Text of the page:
About 1.3 million women and girls have undergone female genital mutilation (FGM) operations in Ghana over the past 20 years, a new UN data released July 22, 2013 has revealed. The report also indicates that medical doctors and nurses are engaged in the practice just as traditionalists.
According to the United Nations Children’s Fund (UNICEF), 4% of Ghanaian women and girls have undergone FGM during the period.
The UN agency made these known in a new report titled “Female genital mutilation/cutting: a statistical overview and exploration of the dynamics of change”. The report focused on 29 countries in Africa and the Middle East where the practice is believed to be most common.
Of those who have undergone FGM in Ghana, the data indicated that 13% support the practice, and 2% of the total female Ghanaian population also favour the practice.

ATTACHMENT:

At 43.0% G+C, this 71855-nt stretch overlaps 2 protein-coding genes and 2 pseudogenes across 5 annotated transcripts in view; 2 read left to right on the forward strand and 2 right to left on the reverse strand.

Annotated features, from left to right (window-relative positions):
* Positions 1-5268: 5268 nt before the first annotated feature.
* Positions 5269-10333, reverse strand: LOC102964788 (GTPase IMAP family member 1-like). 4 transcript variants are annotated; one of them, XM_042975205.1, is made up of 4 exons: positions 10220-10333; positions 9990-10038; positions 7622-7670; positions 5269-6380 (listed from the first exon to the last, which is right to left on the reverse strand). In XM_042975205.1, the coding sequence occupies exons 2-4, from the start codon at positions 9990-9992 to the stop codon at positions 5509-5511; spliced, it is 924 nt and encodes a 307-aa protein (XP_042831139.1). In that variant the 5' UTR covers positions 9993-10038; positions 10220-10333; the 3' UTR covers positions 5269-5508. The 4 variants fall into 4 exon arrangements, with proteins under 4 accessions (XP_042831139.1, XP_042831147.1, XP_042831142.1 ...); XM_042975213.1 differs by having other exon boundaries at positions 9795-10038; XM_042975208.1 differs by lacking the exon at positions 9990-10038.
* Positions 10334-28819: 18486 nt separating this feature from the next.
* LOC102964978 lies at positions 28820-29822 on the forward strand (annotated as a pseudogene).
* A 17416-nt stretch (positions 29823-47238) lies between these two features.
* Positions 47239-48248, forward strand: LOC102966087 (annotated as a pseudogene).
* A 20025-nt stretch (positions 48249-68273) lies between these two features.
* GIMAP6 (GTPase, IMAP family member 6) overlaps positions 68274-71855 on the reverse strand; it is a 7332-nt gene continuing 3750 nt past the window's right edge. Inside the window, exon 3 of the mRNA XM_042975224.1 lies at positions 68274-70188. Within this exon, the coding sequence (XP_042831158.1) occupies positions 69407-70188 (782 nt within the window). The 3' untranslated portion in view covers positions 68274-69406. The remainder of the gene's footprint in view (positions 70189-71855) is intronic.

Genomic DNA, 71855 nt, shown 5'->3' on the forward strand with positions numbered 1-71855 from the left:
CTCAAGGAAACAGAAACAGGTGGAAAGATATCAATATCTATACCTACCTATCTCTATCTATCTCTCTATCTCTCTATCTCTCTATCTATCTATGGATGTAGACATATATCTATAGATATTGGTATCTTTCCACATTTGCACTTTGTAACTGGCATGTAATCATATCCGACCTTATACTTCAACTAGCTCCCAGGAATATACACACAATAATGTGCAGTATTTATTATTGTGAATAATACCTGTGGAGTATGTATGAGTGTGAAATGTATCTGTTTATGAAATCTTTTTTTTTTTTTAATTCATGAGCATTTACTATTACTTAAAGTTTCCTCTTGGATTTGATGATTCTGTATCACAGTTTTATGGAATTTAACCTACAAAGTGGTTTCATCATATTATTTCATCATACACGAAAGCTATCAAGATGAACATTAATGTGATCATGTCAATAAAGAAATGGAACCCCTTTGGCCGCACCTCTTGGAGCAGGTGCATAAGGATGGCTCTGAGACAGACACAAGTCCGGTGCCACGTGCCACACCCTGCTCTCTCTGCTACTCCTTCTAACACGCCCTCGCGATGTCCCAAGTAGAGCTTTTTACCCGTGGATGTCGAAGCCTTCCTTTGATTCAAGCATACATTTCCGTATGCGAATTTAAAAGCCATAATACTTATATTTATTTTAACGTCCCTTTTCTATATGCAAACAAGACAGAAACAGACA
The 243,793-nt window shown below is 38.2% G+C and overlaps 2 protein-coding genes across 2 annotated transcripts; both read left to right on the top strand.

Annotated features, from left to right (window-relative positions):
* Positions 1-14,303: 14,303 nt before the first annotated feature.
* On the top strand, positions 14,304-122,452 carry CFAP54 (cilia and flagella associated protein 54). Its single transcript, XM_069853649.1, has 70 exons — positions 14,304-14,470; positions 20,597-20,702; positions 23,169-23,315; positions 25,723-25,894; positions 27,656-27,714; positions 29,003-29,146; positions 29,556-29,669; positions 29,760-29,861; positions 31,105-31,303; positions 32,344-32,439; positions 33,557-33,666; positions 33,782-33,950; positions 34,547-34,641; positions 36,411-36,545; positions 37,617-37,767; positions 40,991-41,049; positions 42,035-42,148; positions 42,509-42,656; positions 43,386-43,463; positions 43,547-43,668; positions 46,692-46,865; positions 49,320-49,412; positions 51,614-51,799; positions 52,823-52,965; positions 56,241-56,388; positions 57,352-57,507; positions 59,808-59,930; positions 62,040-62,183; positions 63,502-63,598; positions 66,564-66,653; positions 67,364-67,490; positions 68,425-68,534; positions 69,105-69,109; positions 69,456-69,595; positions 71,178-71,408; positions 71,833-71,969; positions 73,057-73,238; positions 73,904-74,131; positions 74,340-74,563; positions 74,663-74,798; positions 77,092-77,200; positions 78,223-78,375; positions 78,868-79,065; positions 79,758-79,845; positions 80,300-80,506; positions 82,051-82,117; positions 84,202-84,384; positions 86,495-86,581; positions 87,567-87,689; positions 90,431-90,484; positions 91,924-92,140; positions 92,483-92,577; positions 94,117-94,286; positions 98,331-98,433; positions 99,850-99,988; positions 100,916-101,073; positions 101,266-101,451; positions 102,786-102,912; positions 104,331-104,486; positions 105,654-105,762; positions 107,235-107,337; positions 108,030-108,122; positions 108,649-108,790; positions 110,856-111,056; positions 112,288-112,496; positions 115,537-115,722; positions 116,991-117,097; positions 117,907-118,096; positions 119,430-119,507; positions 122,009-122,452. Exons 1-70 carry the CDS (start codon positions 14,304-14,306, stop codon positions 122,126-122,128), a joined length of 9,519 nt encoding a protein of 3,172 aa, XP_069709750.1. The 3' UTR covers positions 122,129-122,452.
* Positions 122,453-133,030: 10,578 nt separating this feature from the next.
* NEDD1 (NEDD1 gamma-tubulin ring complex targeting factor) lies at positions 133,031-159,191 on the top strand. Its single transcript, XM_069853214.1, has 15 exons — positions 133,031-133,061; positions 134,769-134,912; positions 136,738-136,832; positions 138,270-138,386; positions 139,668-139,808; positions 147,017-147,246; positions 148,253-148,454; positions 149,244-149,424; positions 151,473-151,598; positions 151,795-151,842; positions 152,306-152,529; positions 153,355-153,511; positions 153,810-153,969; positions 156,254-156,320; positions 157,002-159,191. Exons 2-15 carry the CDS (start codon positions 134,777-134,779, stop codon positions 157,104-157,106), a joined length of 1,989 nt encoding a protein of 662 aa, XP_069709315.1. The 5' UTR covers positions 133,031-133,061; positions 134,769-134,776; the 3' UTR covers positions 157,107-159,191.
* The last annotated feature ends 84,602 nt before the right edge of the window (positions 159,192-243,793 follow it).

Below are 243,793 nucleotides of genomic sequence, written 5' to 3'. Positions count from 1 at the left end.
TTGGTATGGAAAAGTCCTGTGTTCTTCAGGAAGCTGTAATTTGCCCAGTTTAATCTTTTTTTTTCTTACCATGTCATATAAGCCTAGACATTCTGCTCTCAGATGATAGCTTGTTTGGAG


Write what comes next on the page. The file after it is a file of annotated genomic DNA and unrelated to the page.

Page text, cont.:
The practice, according to UNICEF, is more popular in the Upper West Region. The agency added that 60% of women aged between 45 to 49 years have undergone FGM in the country while 16% of girls aged 15 to 19 have experienced the practice.
Doctors, nurses and other health workers were listed in the report as persons that perform 1.2% of the FGM procedures while traditional practitioners accounted for 89%.
The data showed that about 93% of the Ghanaian population wants the FGM practice to be stopped.
According to the report, 30 million girls across the surveyed countries are at risk of being cut over the next decade.
By Ekow Quandzie